primary beneficiaries of the services negotiations, and not developed
countries who already account for 80% of global services exports”.

African Group

The Group spelt out Article XIX.2 of the GATS on flexibilities for national policy objectives.

it is the group’s view that pre-establishing anything quantitative and
qualitative would go beyond, and in fact reduce the flexibility already
inherent in the GATS provisions stipulated above. Such targets, by
establishing a common benchmark would tend to harmonize the
“development situation” of individual developing countries. This is an
inaccurate measure as countries, even within a similar group have their
own development objectives which would determine individual decisions
regarding their GATS commitments.

although the proposals claim to be complementary to the request-offer
approach, which is recognized in paragraph 11 of the Negotiating
Guidelines as the main method of negotiations, they in fact seek to
replace the request-offer process and leave the latter to play an
insignificant role. This is clearly inconsistent with the mandate in
the negotiating guidelines.

have also failed to show how they relate to achieving the main
objectives of the GATS preamble. The preamble aims at promoting
economic growth and development of developing countries. Moreover the
proposals are contrary to the principles set out in the Doha
Development Agenda which places Development at their top.

the African Group’s assessment, what is lacking in the GATS
negotiations in not a binding formula but the requisite political will
to make commitments. This is most true in the sectors and modes of
interest to developing countries and Mode 4 in particular. In fact we
are of the view that the proposals divert attention from this important
issue …”

ASEAN minus Singapore

Member has scheduled its own limitations in one sector or subsector or
another. We are currently allowed by the Agreement and the Guidelines
to gradually and at our own pace liberalise our markets. And this
opening up, usually takes place where and when it corresponds to
domestic priorities…

“We also
underscore the belief that services liberalisation should be
accompanied by sound macro-economic management and appropriate
regulation and supervision. While we fully recognize the benefits of an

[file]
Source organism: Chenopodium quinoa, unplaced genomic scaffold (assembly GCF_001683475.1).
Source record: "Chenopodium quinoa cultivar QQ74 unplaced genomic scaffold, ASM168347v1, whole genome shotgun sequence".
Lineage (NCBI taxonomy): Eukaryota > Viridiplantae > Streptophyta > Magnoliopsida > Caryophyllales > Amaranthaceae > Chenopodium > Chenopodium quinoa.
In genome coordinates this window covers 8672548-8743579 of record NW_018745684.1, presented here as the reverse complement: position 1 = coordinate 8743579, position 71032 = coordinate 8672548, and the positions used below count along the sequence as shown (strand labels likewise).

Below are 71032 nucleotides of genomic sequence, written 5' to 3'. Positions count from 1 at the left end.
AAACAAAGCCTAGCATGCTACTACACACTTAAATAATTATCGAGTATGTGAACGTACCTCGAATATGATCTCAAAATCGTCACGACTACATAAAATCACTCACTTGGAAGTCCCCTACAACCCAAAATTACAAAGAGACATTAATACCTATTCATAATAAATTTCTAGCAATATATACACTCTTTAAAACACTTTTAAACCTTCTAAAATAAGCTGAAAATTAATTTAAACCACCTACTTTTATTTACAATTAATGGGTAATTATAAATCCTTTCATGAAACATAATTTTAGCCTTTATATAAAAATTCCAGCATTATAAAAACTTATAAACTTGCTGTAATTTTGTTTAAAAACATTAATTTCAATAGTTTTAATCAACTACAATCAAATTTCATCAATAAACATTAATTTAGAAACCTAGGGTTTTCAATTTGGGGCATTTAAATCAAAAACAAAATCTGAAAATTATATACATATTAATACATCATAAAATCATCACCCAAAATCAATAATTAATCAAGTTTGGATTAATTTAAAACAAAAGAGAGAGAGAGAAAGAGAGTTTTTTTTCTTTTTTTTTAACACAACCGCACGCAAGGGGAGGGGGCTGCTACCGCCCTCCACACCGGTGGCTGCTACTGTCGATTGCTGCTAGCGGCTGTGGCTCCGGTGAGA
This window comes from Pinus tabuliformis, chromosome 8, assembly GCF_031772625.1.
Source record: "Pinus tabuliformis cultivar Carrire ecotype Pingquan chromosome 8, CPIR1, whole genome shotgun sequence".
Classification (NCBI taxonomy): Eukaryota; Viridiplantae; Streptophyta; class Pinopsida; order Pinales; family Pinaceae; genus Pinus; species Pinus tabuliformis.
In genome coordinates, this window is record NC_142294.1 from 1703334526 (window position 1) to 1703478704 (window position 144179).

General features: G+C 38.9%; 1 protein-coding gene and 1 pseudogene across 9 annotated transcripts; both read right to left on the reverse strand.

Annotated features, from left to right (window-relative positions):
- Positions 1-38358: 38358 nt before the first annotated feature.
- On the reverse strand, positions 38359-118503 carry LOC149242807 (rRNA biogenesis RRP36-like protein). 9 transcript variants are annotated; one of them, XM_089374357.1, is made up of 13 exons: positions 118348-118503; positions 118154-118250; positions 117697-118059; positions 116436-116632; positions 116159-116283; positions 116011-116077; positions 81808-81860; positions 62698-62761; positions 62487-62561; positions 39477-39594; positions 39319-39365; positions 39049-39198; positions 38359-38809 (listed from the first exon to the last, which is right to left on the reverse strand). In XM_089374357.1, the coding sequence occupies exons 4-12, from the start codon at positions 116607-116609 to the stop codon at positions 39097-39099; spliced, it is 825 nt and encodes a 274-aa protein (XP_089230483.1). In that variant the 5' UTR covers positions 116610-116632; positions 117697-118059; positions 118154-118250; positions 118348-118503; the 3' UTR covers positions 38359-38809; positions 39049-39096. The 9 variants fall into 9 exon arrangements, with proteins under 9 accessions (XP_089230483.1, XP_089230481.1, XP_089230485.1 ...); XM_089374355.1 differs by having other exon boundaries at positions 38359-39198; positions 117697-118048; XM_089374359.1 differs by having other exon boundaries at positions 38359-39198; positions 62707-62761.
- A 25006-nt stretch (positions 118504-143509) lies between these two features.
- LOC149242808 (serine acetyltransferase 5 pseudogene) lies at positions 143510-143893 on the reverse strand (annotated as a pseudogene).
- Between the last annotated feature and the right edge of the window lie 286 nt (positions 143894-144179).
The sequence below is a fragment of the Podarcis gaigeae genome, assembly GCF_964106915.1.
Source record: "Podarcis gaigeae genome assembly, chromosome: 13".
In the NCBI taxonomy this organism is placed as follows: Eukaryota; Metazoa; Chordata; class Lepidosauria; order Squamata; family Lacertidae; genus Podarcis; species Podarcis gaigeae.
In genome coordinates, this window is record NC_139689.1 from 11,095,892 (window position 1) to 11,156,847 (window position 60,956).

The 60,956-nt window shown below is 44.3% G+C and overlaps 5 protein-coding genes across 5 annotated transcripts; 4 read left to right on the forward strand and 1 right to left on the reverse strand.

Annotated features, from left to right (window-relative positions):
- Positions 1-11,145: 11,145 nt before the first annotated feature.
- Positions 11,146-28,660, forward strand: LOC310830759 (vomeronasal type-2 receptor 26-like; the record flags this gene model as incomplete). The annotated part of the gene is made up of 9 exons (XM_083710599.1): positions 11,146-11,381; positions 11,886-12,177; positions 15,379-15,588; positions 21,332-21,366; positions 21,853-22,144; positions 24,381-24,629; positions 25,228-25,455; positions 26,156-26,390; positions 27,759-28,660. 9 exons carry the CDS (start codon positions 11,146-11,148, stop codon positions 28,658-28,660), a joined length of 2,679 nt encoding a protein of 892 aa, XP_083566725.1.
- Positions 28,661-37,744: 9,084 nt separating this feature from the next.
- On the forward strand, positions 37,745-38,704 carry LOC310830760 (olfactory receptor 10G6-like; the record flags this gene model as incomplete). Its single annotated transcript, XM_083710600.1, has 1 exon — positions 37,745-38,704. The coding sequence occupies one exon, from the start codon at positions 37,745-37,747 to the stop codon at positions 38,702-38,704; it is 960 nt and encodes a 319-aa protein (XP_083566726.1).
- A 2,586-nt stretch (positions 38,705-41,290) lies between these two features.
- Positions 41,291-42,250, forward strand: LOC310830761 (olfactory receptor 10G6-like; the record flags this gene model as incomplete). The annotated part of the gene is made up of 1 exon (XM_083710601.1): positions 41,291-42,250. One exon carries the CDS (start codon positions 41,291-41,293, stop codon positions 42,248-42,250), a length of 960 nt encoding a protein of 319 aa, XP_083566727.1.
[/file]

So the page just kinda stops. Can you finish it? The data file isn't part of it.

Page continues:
open market, our authorities continue to carefully consider the pace
and sequencing of further liberalisation in sectors of mutual interest,
together with a comprehensive review of our existing regulatory regime
in order to ensure the sustained soundness of our services sectors,
particularly those relating to sensitive systems like financial
services and telecoms, to name a few.

are concerned that these approaches may undermine such flexibility. A
Member may be caught in situations where it has no choice but to
undertake commitments prematurely to fulfill the targets. This may
undermine the principle of progressive liberalisation.

is dangerous to request for an outright agreement on the desirability
of complementary approaches before the design is fully fleshed out. It
is comparable to asking for a blank cheque, and is disconcerting if
viewed in the context of its being possibly extended to encompass
future rounds of negotiations…”


LDC modalities, Rwanda , speaking on behalf of LDCs said, “…LDCs are to
liberalise sectors in accordance with their development situation and
needs. It is therefore our view that requiring LDCs to meet certain
quantitative and qualitative targets is to ignore this flexibility…

addition, many LDCs have not or are in the process of carrying out
assessments and determining their services development plans which are
key in determining the nature and scope of commitments. How then are
the LDCs expected to determine the extent to which they can make

“The LDCs are
therefore in favour of respecting and maintaining the request/offer
approach which allows Members to take into account the flexibilities
granted to LDCs and other developing countries in the services


would like to reiterate that some of the substance of the proposed
complimentary approaches do not seem to take duly into account the
urgent need to fully respect the architecture of the GATS, especially
the specific provisions that grant flexibilities to developing
countries like mine… It is difficult for my delegation, at this point,
to consider any other approach that we think it would erode the
flexibility for developing countries”

“Statement on the Complementary Approach to GATS negotiations”, Council
for Trade in Services Special Session – Informal Session, 22 September
2005, by Antigua and Barbuda, Barbados, Jamaica, Dominica, Grenada, St.
Kitts and Nevis, and St Vincent and the Grenadines.

“Statement on Complementary Approaches and Intensification of the
Request/Offer Approach”, Joint Statement of Brunei Darussalam,
Indonesia, Malaysia, the Philippines and Thailand, CTS-SS, September 20
2005, delivered by Mr Manuel A.J.Teehankee, Ambassador and Permanent
Representative of the Philippines to the WTO.

“Statement by the Delegation of Indonesia , SSCTS, 29 September 2005”.